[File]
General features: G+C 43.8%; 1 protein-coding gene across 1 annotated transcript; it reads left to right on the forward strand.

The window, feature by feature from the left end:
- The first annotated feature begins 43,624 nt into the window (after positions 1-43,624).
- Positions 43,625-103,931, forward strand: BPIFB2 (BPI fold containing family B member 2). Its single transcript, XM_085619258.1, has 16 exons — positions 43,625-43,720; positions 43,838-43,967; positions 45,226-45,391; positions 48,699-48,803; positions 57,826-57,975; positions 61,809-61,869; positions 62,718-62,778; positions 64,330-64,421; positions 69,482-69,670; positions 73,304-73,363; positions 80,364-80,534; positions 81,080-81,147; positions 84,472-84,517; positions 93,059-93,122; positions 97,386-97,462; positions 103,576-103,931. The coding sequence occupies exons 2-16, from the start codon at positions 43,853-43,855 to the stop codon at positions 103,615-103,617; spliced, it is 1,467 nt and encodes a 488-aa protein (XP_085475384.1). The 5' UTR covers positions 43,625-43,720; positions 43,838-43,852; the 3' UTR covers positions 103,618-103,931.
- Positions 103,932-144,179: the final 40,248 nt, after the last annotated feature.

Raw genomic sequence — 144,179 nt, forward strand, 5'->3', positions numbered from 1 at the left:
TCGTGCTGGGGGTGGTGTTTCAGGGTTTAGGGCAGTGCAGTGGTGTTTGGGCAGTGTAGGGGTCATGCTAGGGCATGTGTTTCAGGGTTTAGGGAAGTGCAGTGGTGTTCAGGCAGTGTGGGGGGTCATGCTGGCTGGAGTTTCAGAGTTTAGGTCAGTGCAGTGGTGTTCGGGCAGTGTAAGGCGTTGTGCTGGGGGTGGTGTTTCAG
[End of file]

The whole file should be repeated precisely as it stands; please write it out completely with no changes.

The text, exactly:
General features: G+C 43.8%; 1 protein-coding gene across 1 annotated transcript; it reads left to right on the forward strand.

The window, feature by feature from the left end:
- The first annotated feature begins 43,624 nt into the window (after positions 1-43,624).
- Positions 43,625-103,931, forward strand: BPIFB2 (BPI fold containing family B member 2). Its single transcript, XM_085619258.1, has 16 exons — positions 43,625-43,720; positions 43,838-43,967; positions 45,226-45,391; positions 48,699-48,803; positions 57,826-57,975; positions 61,809-61,869; positions 62,718-62,778; positions 64,330-64,421; positions 69,482-69,670; positions 73,304-73,363; positions 80,364-80,534; positions 81,080-81,147; positions 84,472-84,517; positions 93,059-93,122; positions 97,386-97,462; positions 103,576-103,931. The coding sequence occupies exons 2-16, from the start codon at positions 43,853-43,855 to the stop codon at positions 103,615-103,617; spliced, it is 1,467 nt and encodes a 488-aa protein (XP_085475384.1). The 5' UTR covers positions 43,625-43,720; positions 43,838-43,852; the 3' UTR covers positions 103,618-103,931.
- Positions 103,932-144,179: the final 40,248 nt, after the last annotated feature.

Raw genomic sequence — 144,179 nt, forward strand, 5'->3', positions numbered from 1 at the left:
TCGTGCTGGGGGTGGTGTTTCAGGGTTTAGGGCAGTGCAGTGGTGTTTGGGCAGTGTAGGGGTCATGCTAGGGCATGTGTTTCAGGGTTTAGGGAAGTGCAGTGGTGTTCAGGCAGTGTGGGGGGTCATGCTGGCTGGAGTTTCAGAGTTTAGGTCAGTGCAGTGGTGTTCGGGCAGTGTAAGGCGTTGTGCTGGGGGTGGTGTTTCAG